@MeticulousMaynard Would it be OK if I used your picture in the newsletter? (and gave you credit of course!)
Of course! That would be most excellent!
Thanks! I think seeing the cool projects everyone makes is everyone’s favorite part of the update (I know its my favorite part )
I know I like to look through the newsletters for inspiration. I remember seeing @rancher’s aluminum work in the newsletter awhile back and it’s what gave me the idea to try this panel!
I am a complete neophyte on milling aluminum with a router CNC, but I recently had a major “AHA” moment I can share. CUTTING OIL! The difference was night and day. Note that WD40 is NOT cutting oil, and does not do the job. I had been using WD40, but decided to try real cutting oil and couldn’t believe the difference.
I’m not using a Maslow, but still a router based spindle. A conservative 75mm pass at 1500mm/m using a single flute 1/8” cutter at normal router 24,000rpm. Barely usable results with broken bits trying to lube with WD40. Clean operation with cutting oil.
Certainly, it’s a general purpose fluid. But, given that I don’t have a more proper cutting fluid on hand, its better than running it dry.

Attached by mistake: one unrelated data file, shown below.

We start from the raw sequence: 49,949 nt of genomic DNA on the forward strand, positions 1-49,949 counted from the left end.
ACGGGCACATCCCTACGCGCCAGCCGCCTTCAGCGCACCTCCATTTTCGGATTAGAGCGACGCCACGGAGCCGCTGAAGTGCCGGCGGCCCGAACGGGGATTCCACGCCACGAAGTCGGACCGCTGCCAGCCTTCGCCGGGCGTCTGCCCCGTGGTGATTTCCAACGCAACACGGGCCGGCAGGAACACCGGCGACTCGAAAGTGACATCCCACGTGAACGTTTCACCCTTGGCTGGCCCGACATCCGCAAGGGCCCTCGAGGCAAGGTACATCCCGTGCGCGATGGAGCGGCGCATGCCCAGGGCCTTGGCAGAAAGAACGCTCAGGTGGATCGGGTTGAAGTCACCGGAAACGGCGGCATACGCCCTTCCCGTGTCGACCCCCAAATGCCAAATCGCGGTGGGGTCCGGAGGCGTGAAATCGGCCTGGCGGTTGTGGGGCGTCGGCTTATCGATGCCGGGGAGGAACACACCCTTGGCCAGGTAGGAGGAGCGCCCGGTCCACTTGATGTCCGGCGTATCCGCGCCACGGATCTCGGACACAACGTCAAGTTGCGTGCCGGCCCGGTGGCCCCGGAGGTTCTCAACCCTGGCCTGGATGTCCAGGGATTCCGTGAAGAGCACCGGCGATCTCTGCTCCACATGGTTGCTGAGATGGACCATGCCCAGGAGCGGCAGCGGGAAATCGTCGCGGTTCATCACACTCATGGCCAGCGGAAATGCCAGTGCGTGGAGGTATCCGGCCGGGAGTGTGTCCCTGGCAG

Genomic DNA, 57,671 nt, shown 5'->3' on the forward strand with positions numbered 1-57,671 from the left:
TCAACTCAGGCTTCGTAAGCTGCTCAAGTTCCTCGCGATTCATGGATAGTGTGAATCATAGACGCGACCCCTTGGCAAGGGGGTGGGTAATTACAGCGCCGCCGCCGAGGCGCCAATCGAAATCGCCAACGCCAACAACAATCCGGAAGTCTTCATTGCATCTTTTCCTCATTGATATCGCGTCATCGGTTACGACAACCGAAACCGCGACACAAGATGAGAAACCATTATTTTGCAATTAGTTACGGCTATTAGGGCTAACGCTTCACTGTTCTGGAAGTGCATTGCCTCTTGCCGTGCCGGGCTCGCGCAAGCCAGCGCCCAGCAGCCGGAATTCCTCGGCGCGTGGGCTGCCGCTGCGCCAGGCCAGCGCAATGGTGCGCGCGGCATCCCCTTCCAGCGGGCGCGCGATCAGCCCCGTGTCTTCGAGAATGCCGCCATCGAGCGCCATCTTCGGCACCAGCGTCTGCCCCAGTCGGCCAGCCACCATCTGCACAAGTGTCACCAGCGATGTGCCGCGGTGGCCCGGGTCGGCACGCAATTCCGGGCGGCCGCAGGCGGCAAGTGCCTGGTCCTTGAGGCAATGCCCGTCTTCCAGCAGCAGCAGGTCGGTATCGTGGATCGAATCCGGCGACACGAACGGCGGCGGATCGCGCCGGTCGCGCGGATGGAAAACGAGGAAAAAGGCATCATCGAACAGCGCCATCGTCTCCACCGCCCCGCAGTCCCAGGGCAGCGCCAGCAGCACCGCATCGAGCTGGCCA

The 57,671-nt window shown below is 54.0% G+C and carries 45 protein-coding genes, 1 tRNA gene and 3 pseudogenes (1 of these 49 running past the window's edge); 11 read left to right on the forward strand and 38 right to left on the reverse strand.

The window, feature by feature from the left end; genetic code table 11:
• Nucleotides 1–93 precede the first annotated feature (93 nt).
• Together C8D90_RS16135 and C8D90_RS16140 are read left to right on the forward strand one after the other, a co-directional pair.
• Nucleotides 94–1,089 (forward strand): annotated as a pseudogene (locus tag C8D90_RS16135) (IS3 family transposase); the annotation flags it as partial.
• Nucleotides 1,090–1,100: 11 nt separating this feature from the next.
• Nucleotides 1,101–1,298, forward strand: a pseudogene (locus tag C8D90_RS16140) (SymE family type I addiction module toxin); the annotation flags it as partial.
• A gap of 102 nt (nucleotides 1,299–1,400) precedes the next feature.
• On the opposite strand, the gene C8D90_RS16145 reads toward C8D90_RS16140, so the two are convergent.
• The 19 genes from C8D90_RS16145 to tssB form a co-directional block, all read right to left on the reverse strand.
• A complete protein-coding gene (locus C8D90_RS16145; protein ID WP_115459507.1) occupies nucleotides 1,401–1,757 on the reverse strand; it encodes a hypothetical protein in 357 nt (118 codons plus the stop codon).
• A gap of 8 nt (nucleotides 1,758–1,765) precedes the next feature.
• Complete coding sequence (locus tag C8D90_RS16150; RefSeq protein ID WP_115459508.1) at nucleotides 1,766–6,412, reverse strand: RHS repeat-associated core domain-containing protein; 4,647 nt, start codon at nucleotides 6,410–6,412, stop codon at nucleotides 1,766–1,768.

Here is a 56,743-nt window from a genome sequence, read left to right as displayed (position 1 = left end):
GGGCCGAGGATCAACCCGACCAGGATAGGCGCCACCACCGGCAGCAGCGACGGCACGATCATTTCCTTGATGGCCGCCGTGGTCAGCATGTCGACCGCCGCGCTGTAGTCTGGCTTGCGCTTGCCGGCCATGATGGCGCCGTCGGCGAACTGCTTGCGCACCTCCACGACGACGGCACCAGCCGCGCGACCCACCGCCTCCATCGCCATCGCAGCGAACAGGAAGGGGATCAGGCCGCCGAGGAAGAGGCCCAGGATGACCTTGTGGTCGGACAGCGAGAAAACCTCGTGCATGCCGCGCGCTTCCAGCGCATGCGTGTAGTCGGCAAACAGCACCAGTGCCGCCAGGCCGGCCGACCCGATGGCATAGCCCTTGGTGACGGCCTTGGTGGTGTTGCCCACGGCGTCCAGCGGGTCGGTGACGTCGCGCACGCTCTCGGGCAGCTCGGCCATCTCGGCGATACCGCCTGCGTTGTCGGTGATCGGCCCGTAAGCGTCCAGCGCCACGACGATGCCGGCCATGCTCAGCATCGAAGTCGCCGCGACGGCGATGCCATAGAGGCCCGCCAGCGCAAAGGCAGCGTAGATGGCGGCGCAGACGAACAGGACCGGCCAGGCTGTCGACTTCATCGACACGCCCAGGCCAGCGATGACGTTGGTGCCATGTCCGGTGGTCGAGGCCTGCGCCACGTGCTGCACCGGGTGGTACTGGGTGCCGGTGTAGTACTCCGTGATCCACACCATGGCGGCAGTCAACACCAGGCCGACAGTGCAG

Sure, I got passable results with a 1/4" end mill. I’m planning on using 1/8" single flute bit when I do this again. Also, I’ve been meaning to get some of this stuff for my band saw and drill press. It’s water based so it’s easy to clean up. I’ve used it a ton at school and work and it does a great job for milling aluminum.
Off to to the body shop!
I forgot to take pictures of it, but we made up an aluminum box tube frame that the panel is riveted to. It was a tight fit, but we were able to put it all together this morning.
I ended up having to recut the panel. The update to 1.00 really saved me here. I wasn’t getting good tolerances before the update and the original panel came out distorted. I tried to plan around it, and ended up a quarter inch too wide on the top opening. We had enough material to make 3 panels, so I was able to cut another one easily. I updated my machine, did a round of calibration, and was able to cut one that was right on!
Edit: Finished the video, enjoy!